- The Washington Times - Sunday, August 5, 2001

The latest political spin is that we should shift our focus away from Rep. Gary Condit and concentrate on finding Chandra Levy. But what we really need to do — and urgently — is begin to shift our focus away from Chandra Levy and look much more closely and thoughtfully at Mr. Condit.
Realistically, after all this time, there is very little chance of finding Chandra Levy alive. Even finding her body becomes less and less likely, after massive searches have failed to turn up anything.
Whatever Gary Condit's past role in the life of Chandra Levy, he has a far more important — and more dangerous — present and future role in the Congress of the United States. As a member of the House Intelligence Committee, Mr. Condit has access to secrets that can jeopardize the lives of millions of Americans.
The California Democrat is precisely the sort of person who is usually kept away from such secrets — someone with his own guilty secrets, who is therefore susceptible to blackmail by those who want military information. That is why there are thorough background checks into people's personal lives before they are given access to top-secret material — unless they are members of Congress.
Although most Americans had never heard of Congressman Condit before Chandra Levy disappeared, those people who were in a position to know him were aware of his double life years ago. Back when he was a member of the California legislature, he had already acquired the nickname "Condom Condit."
This is not "all about sex." Espionage agents, whose business it is to find out whom they can blackmail, know that a sexual double life, such as Gary Condit has been leading, gives them leverage to pry loose government secrets. In the Congress of the United States, those are life and death secrets.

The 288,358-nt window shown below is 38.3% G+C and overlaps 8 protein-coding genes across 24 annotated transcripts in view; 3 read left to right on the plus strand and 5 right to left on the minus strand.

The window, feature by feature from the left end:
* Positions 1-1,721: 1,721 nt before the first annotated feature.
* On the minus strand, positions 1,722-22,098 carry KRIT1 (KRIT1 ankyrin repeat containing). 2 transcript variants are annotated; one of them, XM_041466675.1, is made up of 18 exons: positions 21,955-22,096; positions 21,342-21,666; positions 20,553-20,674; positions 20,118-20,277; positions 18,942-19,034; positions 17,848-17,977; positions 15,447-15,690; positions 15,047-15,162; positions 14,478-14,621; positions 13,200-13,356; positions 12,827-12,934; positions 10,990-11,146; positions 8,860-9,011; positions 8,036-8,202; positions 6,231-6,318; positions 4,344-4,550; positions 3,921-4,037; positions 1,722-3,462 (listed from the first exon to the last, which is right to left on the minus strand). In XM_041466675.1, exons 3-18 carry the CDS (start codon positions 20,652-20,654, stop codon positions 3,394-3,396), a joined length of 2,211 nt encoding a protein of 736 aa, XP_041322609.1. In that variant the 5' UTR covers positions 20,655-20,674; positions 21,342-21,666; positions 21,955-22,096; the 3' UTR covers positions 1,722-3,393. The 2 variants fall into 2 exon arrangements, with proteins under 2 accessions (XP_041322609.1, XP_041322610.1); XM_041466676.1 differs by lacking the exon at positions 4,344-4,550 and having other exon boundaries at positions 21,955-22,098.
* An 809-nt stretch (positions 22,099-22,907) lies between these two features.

Another piece of political spin is that the voters in Mr. Condit's district should be the ones to decide whether he continues to be in the House of Representatives. But a security risk on the House Intelligence Committee affects far more lives than those in one congressional district.
Even when there are no dangers of such magnitude, any society requires multiple safeguards against the many ways human beings can go wrong and do harm. Laws and elections are not enough. There must also be a sense of moral norms and of public condemnation of those who violate them.
The vogue of being "nonjudgmental" strips away these safeguards, leaving only formal legal processes to deal with transgressions after they have reached major proportions and can also be proved in a court of law. That is like driving cars with no brakes and leaving the problems to be dealt with only after they reach the point where people are in the hospital or the morgue.
Any society has its social equivalents of traffic lights, brakes and steering wheels, so problems can be avoided before there is a wreck. Those who thoughtlessly weaken or wave aside informal social safeguards allow dangerous behavior to continue until it wreaks havoc.
Some people in the media and in politics have tried to argue that the early and informal sanction of moral condemnation should not be used because everyone "is innocent until proven guilty." That is the standard for criminal law, not moral condemnation or political judgment.
We make the great majority of our decisions in life without the kind of evidence that would be admissible in a criminal trial. Unfortunately, there are too many people who do not even think in terms of the contexts in which different standards and procedures apply. They simply repeat the slogans of the hour, as put out by the spinmeisters.
Even if we assume, for the sake of argument, that Gary Condit had nothing whatever to do with the disappearance of Chandra Levy, he has still knowingly reduced the chances of finding her alive. In those early days after she was reported missing, when there might have been some chance of finding her before it was too late, Mr. Condit withheld information that could have either put the police on the right track or at least kept them from having to spend much precious time sifting through his lies and evasions.
This devious man with his long history of a double life needs to be condemned as a moral leper and removed as a security risk long before the point where criminal law would be applied.

Thomas Sowell is a nationally syndicated columnist.



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